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Monday, April 20, 2015

Omrade - Edari

Hailing from Sweden, Omrade are a duo that have this interesting of a spacey trip-hop adventure between the Avant-Garde sounds of Ambient, Electronica, Post-Rock, Industrial music in which it has this captivating combination, but with an ominous and haunting atmosphere which is evidential on their debut album, Edari released on the My Kingdom Music label this year.

When I was listening to their debut album, I can hear the sounds of Ulver, Manes, and Gazpacho. And also it reminded me of something that they could have used as if they had done it as a score of David Lynch’s Twin Peaks. It was almost as if they music have added the bits and pieces of the puzzle on what is to come on the characters plot twist as if the series had continued on with more of the who, what, when, and why.

It has the sounds of the futuristic atmosphere and also, dystopian at the same time of what the cities have now become a disturbing scenery and Omrade’s music sets it of where the characters go into. There are moments where its powerful, calming, softer, and eruptive at the same time and not to mention the spoken word elements thrown in.

But, there are four highlights on the album that is worth taken note of. On Satellite and Narrow, which features Asphodel on the vocals, begins with a minor-like piano chords followed by which almost features the sounds of Tuvan throat singing as Asphodel comes in with her vocals that just sends shivers down my spine on the double-tracking vocals as the electronic trip-hop industrial metal sounds come in that knocks the door down with a powerful punch, makes it hypnotic.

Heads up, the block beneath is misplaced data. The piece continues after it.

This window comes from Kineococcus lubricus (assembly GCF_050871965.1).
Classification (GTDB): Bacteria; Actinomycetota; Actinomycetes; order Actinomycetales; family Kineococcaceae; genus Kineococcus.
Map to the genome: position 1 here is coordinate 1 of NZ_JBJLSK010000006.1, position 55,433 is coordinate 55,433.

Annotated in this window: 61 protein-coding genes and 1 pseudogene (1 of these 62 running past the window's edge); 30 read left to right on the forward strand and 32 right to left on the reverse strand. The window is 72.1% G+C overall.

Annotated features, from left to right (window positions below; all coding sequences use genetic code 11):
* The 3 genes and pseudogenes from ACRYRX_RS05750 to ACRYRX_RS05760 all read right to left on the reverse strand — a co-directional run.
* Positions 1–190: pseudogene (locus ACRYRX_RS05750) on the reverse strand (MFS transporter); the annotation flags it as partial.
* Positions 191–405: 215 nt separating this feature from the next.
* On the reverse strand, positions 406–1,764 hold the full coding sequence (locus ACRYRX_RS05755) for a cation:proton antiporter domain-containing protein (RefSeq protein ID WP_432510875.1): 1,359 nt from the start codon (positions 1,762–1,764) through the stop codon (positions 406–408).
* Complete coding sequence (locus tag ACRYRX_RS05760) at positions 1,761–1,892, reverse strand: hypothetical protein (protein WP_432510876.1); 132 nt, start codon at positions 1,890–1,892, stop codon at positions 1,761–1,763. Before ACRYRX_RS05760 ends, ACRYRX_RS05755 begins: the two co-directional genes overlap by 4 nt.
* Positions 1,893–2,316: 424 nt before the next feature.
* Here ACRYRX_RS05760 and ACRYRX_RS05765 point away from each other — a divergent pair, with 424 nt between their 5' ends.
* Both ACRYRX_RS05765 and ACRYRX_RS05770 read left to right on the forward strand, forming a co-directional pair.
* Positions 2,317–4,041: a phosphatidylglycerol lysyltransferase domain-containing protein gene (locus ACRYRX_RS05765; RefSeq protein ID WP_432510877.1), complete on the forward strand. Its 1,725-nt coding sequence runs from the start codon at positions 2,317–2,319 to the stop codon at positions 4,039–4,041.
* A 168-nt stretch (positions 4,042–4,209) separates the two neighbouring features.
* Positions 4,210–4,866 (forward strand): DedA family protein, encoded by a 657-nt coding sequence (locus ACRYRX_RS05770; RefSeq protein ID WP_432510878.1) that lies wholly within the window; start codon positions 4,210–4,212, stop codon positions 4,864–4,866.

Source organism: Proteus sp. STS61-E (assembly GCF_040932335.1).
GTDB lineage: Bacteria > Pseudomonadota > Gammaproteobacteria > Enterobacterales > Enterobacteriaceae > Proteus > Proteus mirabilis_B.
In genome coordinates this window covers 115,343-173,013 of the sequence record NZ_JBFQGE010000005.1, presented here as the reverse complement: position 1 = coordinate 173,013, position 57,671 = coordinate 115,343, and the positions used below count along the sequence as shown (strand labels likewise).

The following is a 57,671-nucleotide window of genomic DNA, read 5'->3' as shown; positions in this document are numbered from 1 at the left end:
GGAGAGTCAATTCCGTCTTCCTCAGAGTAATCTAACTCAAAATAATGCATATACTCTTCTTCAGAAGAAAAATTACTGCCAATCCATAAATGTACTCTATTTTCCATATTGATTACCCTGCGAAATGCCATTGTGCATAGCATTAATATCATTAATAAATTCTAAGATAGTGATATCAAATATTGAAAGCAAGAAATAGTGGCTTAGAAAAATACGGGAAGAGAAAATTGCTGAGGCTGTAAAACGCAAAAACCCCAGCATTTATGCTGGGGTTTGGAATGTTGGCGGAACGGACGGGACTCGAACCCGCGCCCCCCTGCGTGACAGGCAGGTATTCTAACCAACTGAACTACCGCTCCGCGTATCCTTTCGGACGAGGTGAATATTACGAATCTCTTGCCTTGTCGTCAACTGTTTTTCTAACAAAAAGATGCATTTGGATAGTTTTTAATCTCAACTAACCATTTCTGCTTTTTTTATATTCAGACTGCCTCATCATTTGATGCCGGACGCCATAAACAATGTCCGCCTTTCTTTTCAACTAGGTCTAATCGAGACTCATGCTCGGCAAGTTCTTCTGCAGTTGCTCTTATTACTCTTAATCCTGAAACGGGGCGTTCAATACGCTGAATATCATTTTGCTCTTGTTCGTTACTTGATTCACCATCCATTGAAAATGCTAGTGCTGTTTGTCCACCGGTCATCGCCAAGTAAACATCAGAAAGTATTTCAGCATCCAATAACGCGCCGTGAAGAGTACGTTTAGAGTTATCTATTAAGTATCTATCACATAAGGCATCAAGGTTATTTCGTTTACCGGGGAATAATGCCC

Meanwhile, Åben Dør is a strange and twisted track that you can imagine being inside of the mental asylum and hearing the sounds of the patients whimpering, screaming, and screeching out in pain. It’s almost as if Omrade were paying tribute by working with The Residents as if they were going into the Trip Hop section.

The opening track Mótsögn starts off with a calming ambient vocalization and ominous introduction. It has calming vocals, blaring trumpet solos and later, a laid-back sax with a jazzy feel, Omrade gives the listener go into the darker side with a moody and an intentional mood to see where they would take the listener into next.

Ottaa Sen in which it closes the album it is perhaps a brilliance of an ascending finale. Synths setting the introduction for a futuristic atmosphere a-la Blade Runner style with a Vangelis touch to it for an introduction. Then it climbs up to the snarling vocals and the electronic Industrial sounds filled with death metal and heading off into the middle-eastern midsection and clean vocals to close the composition to see where the road will go to next.

Edari is not an easy album to listen to from start to finish, but what they duo has done, is they really got something up their sleeves to go into those worlds and they nailed it perfectly to a “T”. It is an interesting combination between Industrial, Avant-Garde, Electronic, and Trip Hop rolled into one and what Omrade have accomplished very well into the sounds of their first album. 

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